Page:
Prison books and their authors

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Page 73 - Under a star-y-pointing pyramid ? Dear son of memory, great heir of fame, What need'st thou such weak witness of thy name ? Thou in our wonder and astonishment Hast built thyself a live-long monument.
Page 104 - EVEN such is time, that takes in trust Our youth, our joys, our all we have, And pays us but with earth and dust; Who, in the dark and silent grave, When we have wandered all our ways, Shuts up the story of our days; But from this earth, this grave, this dust, My God shall raise me up, I trust!
Page 48 - The turtle to her make hath told her tale. Summer is come, for every spray now springs: The hart hath hung his old head on the pale; The buck in brake his winter coat he flings; The fishes flete with new repaired scale.
Page 178 - I how great she be ? Great, or good, or kind, or fair, I will ne'er the more despair ; If she love me, this believe, I will die ere she shall grieve : If she slight me when I woo, I can scorn and let her go; For if she be not for me, What care I for whom she be...
Page 204 - TELL me not, sweet, I am unkind, — That from the nunnery Of thy chaste breast and quiet mind To war and arms I fly. True, a new mistress now I chase, The first foe in the field ; And with a stronger faith embrace A sword, a horse, a shield. Yet this inconstancy is such As you, too, shall adore ; I could not love thee, dear, so much. Loved I not honour more.
Page 25 - Where falls not hail, or rain, or any snow. Nor ever wind blows loudly; but it lies Deep-meadowed, happy, fair with orchard lawns And bowery hollows crowned with summer sea, Where I will heal me of my grievous wound.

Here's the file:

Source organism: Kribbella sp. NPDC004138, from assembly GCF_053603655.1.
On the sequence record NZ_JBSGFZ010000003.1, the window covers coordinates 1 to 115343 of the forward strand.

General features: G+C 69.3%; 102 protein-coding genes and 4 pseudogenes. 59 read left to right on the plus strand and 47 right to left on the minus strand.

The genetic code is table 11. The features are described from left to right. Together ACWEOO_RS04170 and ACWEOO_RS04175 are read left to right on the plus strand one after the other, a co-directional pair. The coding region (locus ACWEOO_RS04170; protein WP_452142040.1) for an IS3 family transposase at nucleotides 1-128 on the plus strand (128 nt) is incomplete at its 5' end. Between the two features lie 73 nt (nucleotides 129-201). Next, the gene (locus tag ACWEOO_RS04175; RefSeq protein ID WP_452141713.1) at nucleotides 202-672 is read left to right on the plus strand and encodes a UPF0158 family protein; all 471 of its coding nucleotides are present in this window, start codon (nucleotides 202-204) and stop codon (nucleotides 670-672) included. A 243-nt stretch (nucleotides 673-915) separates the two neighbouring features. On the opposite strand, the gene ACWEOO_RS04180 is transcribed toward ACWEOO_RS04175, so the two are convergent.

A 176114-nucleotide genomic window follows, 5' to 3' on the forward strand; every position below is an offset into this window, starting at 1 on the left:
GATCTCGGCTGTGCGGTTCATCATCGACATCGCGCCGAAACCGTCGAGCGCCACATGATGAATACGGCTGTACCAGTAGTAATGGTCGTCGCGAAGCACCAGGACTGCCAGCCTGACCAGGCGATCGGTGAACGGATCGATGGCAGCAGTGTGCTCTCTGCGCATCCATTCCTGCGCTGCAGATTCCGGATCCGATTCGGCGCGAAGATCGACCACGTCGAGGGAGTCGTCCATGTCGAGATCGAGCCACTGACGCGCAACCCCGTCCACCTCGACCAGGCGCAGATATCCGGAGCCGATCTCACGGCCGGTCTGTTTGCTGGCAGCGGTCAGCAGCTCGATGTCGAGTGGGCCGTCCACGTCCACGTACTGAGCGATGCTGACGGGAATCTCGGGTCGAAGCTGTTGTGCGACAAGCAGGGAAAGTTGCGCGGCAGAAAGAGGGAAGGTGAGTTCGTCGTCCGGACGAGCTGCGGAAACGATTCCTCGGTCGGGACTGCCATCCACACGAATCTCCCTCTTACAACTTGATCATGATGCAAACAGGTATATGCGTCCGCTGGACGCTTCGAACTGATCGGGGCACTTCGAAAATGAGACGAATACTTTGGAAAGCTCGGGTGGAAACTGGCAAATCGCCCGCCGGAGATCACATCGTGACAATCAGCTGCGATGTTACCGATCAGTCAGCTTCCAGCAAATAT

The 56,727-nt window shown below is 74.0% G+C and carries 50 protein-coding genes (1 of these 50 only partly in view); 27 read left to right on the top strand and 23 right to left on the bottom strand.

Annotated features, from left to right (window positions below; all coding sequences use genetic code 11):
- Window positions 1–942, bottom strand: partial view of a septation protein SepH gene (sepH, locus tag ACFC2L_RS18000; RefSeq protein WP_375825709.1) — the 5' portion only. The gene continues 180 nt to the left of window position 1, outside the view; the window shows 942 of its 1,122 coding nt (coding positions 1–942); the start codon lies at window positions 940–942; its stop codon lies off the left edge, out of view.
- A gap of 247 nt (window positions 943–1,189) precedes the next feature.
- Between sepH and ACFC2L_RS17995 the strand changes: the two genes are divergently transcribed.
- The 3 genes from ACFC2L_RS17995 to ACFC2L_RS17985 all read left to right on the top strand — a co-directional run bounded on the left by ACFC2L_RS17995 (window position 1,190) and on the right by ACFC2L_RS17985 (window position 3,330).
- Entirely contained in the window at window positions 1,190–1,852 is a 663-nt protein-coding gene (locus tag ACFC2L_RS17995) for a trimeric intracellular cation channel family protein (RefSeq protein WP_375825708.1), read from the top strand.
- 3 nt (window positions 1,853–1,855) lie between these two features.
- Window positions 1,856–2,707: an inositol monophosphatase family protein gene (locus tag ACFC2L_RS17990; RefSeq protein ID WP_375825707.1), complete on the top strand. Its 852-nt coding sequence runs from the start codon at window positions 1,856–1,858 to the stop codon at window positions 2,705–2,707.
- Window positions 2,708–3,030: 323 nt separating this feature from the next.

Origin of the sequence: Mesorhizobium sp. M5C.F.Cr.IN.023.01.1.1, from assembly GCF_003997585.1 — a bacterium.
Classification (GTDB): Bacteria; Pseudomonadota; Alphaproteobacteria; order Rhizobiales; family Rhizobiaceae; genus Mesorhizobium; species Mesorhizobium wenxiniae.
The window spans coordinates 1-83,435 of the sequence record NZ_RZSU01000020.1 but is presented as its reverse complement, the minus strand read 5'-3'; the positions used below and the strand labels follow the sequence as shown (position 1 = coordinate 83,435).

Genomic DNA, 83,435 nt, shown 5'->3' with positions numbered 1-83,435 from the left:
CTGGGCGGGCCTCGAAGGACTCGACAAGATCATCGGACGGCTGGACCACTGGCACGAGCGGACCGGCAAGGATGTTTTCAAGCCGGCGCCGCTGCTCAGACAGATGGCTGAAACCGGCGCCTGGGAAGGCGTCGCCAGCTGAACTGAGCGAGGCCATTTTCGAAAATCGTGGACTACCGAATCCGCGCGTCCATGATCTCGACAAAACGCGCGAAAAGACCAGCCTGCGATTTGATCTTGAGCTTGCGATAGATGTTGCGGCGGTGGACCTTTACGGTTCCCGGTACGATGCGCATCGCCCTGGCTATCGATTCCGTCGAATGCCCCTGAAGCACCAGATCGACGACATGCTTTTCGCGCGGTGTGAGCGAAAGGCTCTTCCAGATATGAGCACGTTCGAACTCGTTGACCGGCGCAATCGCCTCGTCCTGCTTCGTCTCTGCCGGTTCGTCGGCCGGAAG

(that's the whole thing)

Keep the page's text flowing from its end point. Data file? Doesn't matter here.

Page 119 - We have left it flourishing in the middle of the field, having rooted up, or cut down, all that kept it from the eyes and admiration of the world: but after some continuance it shall begin to lose the beauty it had; the storms of ambition shall beat her great boughs and branches one against another; her leaves shall fall off, her limbs wither, and a rabble of barbarous nations enter the field and cut her down.
Page 147 - ... not with rage, While fury's flame doth burn ; It is in vain to stop the stream, Until the tide doth turn. But when the flame is out, And ebbing wrath doth end, I turn a late enraged foe Into a quiet friend.
Page 102 - Then being asked which way he would lay himself on the block, he answered, " So the heart be right, it is no matter which way the head lies.
Page 331 - The Count my lover is brave as brave can be; He surely would do wondrous things to show his love of me; King, ladies, lovers, all look on; the occasion is divine; I'll drop my glove, to prove his love; great glory will be mine.

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